[0011] A method for implementing a Gas Pressure Reduction Generator (GPRG) System is provided, wherein the Gas Pressure Reduction Generator System includes a gas inlet, an expander in flow communication with the gas inlet and a generator associated with the expander to generate electrical energy. The method includes introducing a gas flow into the GRPG System, governing the gas flow to generate a reduced pressure gas flow, wherein the reduced pressure gas flow has a pressure of about 13.4 bar; introducing the reduced pressure gas flow into the expander, operating the expander to generate mechanical energy and a depressurized gas flow, generating electrical energy by transferring the mechanical energy to an electrical generator and discharging the depressurized gas flow from the GRPG System.

[0012] A method for implementing a Gas Pressure Reduction Generator (GPRG) System is provided which may include combining lubricating oil with a gas, prior to the introduction of the gas to the expander inlet, to lubricate the expander. The oil may be combined with the gas by being injected into the gas pipeline such that the oil travels along the pipeline into the expander, thus coating the screws as the gas flows through the expander. This may be accomplished by introducing the oil directly into the pipeline through a tee, via a suitable nozzle or via any other method and/or device suitable to the desired end purpose. After expansion, the gas enters a separator/reservoir device which generates reconstituted oil by separating the lubricating oil from the depressurized gas flow. A pump then collects the reconstituted oil and raises its pressure for passage through a filter and heater and for re-introduction into the expander inlet.

[0013] A machine-readable computer program code is provided, wherein the program code includes instructions for causing a controller to implement a method for implementing a Gas Pressure Reduction Generator (GPRG) System, wherein the Gas Pressure Reduction Generator System includes a gas inlet, an expander in flow communication with the gas inlet and a generator associated with the expander to generate electrical energy. The method includes introducing a gas flow into the GRPG System, governing the gas flow to generate a reduced pressure gas flow, wherein the reduced pressure gas flow has a pressure of about 13.4 bar, introducing the reduced pressure gas flow into the expander, operating the expander to generate mechanical energy and a depressurized gas flow, generating electrical energy by transferring the mechanical energy to an electrical generator and discharging the depressurized gas flow from the GRPG System.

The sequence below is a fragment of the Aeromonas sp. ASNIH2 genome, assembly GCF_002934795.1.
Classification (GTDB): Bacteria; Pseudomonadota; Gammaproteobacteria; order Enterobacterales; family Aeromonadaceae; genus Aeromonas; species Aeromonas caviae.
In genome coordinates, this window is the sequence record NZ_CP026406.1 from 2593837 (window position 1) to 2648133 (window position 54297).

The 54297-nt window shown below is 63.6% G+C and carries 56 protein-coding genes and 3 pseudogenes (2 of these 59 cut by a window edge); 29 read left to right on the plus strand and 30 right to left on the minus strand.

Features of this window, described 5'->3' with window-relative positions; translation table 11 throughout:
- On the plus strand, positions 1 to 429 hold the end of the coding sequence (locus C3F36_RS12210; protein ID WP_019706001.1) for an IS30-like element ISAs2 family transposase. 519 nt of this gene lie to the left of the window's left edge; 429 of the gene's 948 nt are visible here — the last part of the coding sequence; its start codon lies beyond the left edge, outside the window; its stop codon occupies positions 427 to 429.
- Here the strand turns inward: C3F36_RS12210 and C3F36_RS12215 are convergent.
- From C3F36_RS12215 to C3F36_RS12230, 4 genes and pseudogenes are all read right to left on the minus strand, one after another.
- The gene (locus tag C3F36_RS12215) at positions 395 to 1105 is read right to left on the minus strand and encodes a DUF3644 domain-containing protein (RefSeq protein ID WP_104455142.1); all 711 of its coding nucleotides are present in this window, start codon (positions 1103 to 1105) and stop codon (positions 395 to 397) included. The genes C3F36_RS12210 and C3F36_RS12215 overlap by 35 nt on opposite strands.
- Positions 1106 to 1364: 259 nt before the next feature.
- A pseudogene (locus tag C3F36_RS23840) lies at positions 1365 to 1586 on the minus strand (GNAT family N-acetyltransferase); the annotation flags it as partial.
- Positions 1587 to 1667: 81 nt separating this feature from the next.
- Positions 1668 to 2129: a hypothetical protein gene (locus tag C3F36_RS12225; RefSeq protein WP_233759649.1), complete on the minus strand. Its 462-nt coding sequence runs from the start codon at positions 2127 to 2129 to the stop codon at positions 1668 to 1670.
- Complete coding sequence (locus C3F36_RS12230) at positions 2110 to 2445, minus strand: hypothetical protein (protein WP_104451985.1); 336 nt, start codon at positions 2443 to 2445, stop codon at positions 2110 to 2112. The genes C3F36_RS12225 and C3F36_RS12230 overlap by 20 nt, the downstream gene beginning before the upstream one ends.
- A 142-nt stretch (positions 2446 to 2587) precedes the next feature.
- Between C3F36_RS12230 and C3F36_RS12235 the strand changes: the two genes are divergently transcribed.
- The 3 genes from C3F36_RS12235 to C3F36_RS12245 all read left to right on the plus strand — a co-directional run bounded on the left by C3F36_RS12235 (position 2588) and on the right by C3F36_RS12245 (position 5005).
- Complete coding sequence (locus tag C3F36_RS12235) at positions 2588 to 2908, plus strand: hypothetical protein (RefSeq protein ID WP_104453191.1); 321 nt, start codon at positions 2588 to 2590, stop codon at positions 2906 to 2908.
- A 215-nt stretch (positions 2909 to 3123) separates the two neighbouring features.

[0014] A machine-readable computer program code is provided, wherein the program code includes instructions for causing a controller to implement a method for implementing a Gas Pressure Reduction Generator (GPRG) System, wherein the Gas Pressure Reduction Generator System includes a gas inlet, an expander in flow communication with the gas inlet, a generator associated with the expander to generate electrical energy, and an oil separator device in flow communication with the expander. The method includes introducing a gas flow into the GRPG System, governing the gas flow to generate a reduced pressure gas flow, wherein the reduced pressure gas flow has a pressure of about 14.4 bar, introducing the reduced pressure gas flow into the expander such that the reduced pressure gas flow is combined with lubricating oil to lubricate the expander, operating the expander to generate mechanical energy and a depressurized gas flow, generating electrical energy by transferring the mechanical energy to an electrical generator, associating the depressurized gas flow with a separator/reservoir device to generated reconstituted oil by separating the lubricating oil from the depressurized gas flow, and reintroducing the reconstituted oil into the expander.

BRIEF DESCRIPTION OF THE DRAWINGS

[0015] The foregoing and other features and advantages of the present invention will be more fully understood from the following detailed description of illustrative embodiments, taken in conjunction with the accompanying drawings in which like elements are numbered alike:

[0016] FIG. 1 is an overall schematic diagram of a Gas Pressure Reduction Generator System in accordance with one embodiment of the present invention;

[0017] FIG. 2 is a cross-section view of N-profile rotors (screws) installed in a case used in an expander and illustrates the salient features of the N-profile rotors where the casing and front bearings are removed for clarity; and

[0018] FIG. 3 is an overall block diagram illustrating one embodiment of a method of implementing the GPRG System of FIG. 1 in accordance with the invention.

DETAILED DESCRIPTION

[0019] Persons of ordinary skill in the art will realize that the following disclosure is illustrative only and not in any way limiting of the invention disclosed herein. Moreover, it should be appreciated that other embodiments of the invention will readily suggest themselves to such skilled persons having the benefit of this disclosure.

[0020] It should be appreciated that expanding a gas is typically associated with a local fall in temperature as the gas accelerates through any type of pressure reducing device. When this reduction in pressure is associated with power generation, this fall in temperature is typically permanent. However, when the pressure is reduced using a throttling valve(s), there is at least a chance for partial recovery of temperature as the depressurized gas decelerates downstream of the throttle valve(s).